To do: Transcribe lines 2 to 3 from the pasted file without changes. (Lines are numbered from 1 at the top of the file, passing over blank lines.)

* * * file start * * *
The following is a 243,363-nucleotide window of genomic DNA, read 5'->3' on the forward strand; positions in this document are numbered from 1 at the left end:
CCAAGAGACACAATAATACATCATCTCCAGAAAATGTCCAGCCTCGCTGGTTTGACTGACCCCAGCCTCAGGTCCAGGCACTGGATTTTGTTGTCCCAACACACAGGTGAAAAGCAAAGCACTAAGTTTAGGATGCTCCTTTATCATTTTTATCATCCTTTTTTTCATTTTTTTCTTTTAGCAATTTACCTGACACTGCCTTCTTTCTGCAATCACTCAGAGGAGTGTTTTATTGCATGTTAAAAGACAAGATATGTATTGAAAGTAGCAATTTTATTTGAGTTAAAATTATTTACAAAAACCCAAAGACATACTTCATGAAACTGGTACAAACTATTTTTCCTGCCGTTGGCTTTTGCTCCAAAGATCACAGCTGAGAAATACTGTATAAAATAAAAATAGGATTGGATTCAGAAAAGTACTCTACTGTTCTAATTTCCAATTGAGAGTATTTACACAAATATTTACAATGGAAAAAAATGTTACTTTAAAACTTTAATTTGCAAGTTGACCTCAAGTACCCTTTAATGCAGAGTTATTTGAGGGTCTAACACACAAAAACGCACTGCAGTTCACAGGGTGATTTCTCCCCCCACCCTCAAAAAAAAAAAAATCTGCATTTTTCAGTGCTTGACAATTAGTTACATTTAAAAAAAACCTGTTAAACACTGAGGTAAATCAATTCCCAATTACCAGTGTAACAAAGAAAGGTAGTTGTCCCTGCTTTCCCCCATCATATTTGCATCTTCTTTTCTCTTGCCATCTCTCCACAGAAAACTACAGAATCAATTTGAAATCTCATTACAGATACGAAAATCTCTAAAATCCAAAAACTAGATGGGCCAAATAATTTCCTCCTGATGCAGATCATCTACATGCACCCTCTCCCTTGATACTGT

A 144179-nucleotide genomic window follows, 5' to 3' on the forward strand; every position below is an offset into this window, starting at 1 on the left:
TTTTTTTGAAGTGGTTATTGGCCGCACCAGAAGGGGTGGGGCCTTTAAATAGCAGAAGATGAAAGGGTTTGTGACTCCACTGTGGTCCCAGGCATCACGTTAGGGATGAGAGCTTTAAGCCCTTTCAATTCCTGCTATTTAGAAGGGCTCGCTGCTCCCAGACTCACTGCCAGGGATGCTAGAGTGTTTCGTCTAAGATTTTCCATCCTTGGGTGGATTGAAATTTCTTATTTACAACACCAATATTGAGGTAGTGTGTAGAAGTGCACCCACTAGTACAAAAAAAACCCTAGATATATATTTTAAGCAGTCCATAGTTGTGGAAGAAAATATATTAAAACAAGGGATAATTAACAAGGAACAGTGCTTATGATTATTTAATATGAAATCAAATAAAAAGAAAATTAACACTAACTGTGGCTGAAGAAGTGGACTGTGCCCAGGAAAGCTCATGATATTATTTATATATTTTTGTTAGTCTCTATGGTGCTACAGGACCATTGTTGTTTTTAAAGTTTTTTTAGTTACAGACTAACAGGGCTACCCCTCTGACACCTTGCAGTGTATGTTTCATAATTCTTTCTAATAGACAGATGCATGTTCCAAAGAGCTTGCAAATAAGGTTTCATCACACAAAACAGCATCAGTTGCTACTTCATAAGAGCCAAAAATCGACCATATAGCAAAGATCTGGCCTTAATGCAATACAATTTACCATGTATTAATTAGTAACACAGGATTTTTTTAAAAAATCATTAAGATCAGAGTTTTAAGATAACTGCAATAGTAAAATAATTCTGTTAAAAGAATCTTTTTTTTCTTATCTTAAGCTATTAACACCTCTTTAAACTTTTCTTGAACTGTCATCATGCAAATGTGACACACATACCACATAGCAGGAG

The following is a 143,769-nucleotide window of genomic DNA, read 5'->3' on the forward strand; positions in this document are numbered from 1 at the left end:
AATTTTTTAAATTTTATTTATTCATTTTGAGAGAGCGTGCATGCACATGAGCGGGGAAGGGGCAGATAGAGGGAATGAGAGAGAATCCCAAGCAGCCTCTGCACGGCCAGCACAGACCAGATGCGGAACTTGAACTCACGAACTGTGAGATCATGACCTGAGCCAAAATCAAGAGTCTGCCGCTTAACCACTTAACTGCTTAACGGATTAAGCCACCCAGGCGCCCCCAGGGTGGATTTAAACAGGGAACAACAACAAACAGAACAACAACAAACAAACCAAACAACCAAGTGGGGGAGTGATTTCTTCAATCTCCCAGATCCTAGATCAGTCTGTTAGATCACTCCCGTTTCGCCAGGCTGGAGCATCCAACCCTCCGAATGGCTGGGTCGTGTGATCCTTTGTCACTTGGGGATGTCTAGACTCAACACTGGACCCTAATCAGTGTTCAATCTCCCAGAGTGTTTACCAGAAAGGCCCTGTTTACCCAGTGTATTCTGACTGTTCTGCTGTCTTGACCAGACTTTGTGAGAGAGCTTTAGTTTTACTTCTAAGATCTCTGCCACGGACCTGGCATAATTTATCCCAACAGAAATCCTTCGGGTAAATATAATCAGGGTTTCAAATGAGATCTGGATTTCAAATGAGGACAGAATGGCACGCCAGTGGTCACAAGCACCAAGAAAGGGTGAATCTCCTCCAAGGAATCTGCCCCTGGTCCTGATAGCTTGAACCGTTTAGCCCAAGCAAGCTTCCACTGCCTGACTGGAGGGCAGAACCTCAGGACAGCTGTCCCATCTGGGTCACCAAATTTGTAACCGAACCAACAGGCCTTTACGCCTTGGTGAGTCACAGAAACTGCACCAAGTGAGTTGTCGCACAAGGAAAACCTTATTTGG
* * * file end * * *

CCAAGAGACACAATAATACATCATCTCCAGAAAATGTCCAGCCTCGCTGGTTTGACTGACCCCAGCCTCAGGTCCAGGCACTGGATTTTGTTGTCCCAACACACAGGTGAAAAGCAAAGCACTAAGTTTAGGATGCTCCTTTATCATTTTTATCATCCTTTTTTTCATTTTTTTCTTTTAGCAATTTACCTGACACTGCCTTCTTTCTGCAATCACTCAGAGGAGTGTTTTATTGCATGTTAAAAGACAAGATATGTATTGAAAGTAGCAATTTTATTTGAGTTAAAATTATTTACAAAAACCCAAAGACATACTTCATGAAACTGGTACAAACTATTTTTCCTGCCGTTGGCTTTTGCTCCAAAGATCACAGCTGAGAAATACTGTATAAAATAAAAATAGGATTGGATTCAGAAAAGTACTCTACTGTTCTAATTTCCAATTGAGAGTATTTACACAAATATTTACAATGGAAAAAAATGTTACTTTAAAACTTTAATTTGCAAGTTGACCTCAAGTACCCTTTAATGCAGAGTTATTTGAGGGTCTAACACACAAAAACGCACTGCAGTTCACAGGGTGATTTCTCCCCCCACCCTCAAAAAAAAAAAAATCTGCATTTTTCAGTGCTTGACAATTAGTTACATTTAAAAAAAACCTGTTAAACACTGAGGTAAATCAATTCCCAATTACCAGTGTAACAAAGAAAGGTAGTTGTCCCTGCTTTCCCCCATCATATTTGCATCTTCTTTTCTCTTGCCATCTCTCCACAGAAAACTACAGAATCAATTTGAAATCTCATTACAGATACGAAAATCTCTAAAATCCAAAAACTAGATGGGCCAAATAATTTCCTCCTGATGCAGATCATCTACATGCACCCTCTCCCTTGATACTGT

A 144179-nucleotide genomic window follows, 5' to 3' on the forward strand; every position below is an offset into this window, starting at 1 on the left: